How to get a good night’s sleep


Check out our 11 ways to get a good night's sleep.


1. Work out how much sleep your child needs

How long should my child sleep? View our average sleep needs chart to see how many hours sleep each age-group usually needs, on average. Starting from the time you want your child to wake up in the morning, count back to the time they need to fall asleep.

For example, 9-year-old children need around 10 hours of sleep a night; if your 9-year-old needs to get up at 7 am, then they should be falling asleep around 9pm.

2. Have a consistent routine

Get your child up at the same time every morning and have their bedtime at the same time every night, even at weekends and on holidays.

To make sure their bodies are creating melatonin and reducing cortisol at the right time, children need to have a consistent routine which signals to their body that it’s time to sleep. Changes in bedtime routine or exciting activities just before bed can stop children from sleeping.

Even one or two late nights or lie-ins can upset their sleep routine and lead to problems falling asleep the next night.

3. Wind down for sleep

Take an hour before bedtime to relax.

It’s important to be as relaxed as possible at the time you want to fall asleep. If we’re excited or anxious, then our bodies produce extra cortisol, a hormone which wakes us up and suppresses the production of melatonin, the hormone which encourages us to become sleepy. For children, lots of activities can create cortisol in the body – for example playing with friends, watching TV or exercising. If we have too much cortisol in our bodies before bed, it will stop us falling asleep.

DO –

  • Move your child from the daytime part of the house to the night-time part, during the wind-down hour. This means that there’s a clear transition between daytime and bedtime for them.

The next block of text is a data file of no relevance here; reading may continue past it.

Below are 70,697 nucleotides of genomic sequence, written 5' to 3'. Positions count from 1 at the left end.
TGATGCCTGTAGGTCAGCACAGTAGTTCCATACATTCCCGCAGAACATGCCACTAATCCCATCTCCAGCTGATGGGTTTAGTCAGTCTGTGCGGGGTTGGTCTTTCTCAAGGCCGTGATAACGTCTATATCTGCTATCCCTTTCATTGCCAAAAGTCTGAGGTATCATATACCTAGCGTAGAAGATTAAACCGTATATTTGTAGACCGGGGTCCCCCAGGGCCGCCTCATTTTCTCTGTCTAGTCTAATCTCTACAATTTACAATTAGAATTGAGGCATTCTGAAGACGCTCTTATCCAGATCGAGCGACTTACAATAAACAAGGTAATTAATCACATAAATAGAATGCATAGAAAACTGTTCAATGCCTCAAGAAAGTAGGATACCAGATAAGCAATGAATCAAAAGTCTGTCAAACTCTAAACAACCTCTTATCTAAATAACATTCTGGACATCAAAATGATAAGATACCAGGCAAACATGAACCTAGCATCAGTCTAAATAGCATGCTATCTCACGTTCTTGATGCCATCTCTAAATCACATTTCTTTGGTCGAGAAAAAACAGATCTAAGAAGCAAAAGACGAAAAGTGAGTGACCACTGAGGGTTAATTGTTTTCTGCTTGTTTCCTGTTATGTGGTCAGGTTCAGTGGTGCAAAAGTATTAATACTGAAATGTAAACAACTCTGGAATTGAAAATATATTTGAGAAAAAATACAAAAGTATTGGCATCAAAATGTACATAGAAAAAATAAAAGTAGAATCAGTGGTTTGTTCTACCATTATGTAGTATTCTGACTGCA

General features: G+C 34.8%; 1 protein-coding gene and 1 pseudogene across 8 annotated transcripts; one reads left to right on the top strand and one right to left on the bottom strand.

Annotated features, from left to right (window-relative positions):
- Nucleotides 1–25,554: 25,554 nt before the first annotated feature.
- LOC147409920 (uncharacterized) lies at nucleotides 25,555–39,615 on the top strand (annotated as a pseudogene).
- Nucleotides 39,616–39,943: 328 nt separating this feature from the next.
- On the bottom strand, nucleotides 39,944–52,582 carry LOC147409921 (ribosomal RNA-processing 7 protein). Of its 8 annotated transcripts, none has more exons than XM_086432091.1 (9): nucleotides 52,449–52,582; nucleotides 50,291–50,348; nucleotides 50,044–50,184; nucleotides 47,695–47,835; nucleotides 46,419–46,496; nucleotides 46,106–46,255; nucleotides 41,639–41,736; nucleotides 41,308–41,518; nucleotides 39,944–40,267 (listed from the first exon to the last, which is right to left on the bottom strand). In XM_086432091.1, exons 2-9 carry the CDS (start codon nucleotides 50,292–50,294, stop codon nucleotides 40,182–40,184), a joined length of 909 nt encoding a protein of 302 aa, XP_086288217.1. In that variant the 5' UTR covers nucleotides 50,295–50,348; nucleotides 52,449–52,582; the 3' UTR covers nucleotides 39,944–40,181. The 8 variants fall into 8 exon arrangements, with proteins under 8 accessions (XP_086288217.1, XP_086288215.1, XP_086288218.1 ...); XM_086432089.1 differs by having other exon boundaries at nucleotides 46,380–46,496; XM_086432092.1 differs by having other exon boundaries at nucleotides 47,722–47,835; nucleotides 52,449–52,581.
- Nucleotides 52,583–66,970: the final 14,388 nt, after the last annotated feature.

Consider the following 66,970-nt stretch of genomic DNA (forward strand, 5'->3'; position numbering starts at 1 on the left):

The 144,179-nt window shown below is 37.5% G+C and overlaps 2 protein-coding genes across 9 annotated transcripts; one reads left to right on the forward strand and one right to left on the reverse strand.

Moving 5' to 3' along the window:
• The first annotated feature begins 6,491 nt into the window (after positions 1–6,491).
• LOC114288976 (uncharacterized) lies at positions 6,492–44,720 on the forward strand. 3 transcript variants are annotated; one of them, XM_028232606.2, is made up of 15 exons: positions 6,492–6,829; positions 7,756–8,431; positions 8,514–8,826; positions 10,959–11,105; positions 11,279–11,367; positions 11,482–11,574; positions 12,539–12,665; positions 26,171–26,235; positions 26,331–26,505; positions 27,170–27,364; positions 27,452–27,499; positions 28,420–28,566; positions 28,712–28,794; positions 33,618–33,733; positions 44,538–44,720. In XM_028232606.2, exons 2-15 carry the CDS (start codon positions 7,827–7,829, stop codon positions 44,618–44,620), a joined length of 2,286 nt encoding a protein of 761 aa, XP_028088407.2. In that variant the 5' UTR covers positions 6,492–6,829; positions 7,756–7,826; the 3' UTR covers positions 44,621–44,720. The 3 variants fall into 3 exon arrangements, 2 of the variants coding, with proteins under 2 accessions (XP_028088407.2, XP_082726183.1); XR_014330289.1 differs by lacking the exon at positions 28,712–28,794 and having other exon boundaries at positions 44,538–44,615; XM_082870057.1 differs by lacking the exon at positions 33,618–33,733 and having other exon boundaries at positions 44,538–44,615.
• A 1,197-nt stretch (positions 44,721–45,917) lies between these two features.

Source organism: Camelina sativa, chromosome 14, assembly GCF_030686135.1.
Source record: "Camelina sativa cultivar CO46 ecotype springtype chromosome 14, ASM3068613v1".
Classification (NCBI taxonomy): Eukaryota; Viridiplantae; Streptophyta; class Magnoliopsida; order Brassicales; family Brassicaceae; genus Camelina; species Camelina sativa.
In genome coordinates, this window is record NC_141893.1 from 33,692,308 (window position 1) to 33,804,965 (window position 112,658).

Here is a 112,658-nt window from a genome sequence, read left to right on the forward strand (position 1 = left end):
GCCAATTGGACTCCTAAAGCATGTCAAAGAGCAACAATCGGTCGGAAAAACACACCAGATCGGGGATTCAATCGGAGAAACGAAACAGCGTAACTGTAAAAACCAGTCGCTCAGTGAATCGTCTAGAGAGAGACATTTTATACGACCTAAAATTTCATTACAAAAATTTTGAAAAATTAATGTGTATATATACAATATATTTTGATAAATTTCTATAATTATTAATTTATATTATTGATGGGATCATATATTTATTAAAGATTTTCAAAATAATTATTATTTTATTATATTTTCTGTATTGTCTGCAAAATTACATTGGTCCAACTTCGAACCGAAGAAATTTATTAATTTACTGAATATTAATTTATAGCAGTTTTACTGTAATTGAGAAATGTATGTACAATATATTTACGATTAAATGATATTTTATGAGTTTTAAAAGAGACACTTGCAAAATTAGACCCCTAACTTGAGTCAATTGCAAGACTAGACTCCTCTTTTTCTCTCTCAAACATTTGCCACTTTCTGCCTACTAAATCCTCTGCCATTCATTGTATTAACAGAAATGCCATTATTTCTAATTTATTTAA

• Spend one-to-one quiet time with your child.
  • Listen to relaxing music or audio books.
  • Read stories.
  • Do calming crafts like knitting, puzzles or jigsaws.
  • Do colouring or drawing.
  • Have a bath – the rise and drop in temperature will relax your child and prepare them for sleep.
  • Dim the lights – this encourages your child’s brain to get ready for sleep.
  • Meditate or listen to a guided visualisation.
  • Do stretching or yoga exercises.
  • Try a massage or story-massage.


  • Allow your child to watch TV or anything with a screen.
    Start any energetic or exciting play e.g. splashy bath or chasing games.
    Begin in-depth chat about anxieties or worries (save this for earlier in the day).
  • So, for example, our 9-year-old who needs to go to bed at 9 pm will need to start their wind-down hour at 8 pm.

4. Keep the bedroom calm

Try to ensure your child has a quiet, calm, dark bedroom to sleep in. Even if children play in their bedrooms during the day, it’s important that bedrooms become quiet, calm and dark before bedtime. Any stimulation before bed may keep your child awake. For young children, this could include sleeping in the same room as siblings, or even anxiety about being left alone in their bedroom. For teenagers, it could be watching TV, gaming, or going on social media in their rooms. Tidy away toys at the end of the day, to avoid having too much clutter in the room.

Make sure your child feels safe in their bedroom, and check that it’s not too warm or too cold (16-18 degrees is ideal).

5. Ditch the tech

Avoid activities which use screens an hour before bed and keep screens out of the bedroom.

TVs, tablets, phones, or anything with a screen gives off blue light. This suppresses the production of melatonin, the hormone which encourages us to sleep. Everyone can be affected by this, but young children absorb more of this light through their eyes, so it’s particularly a problem for them.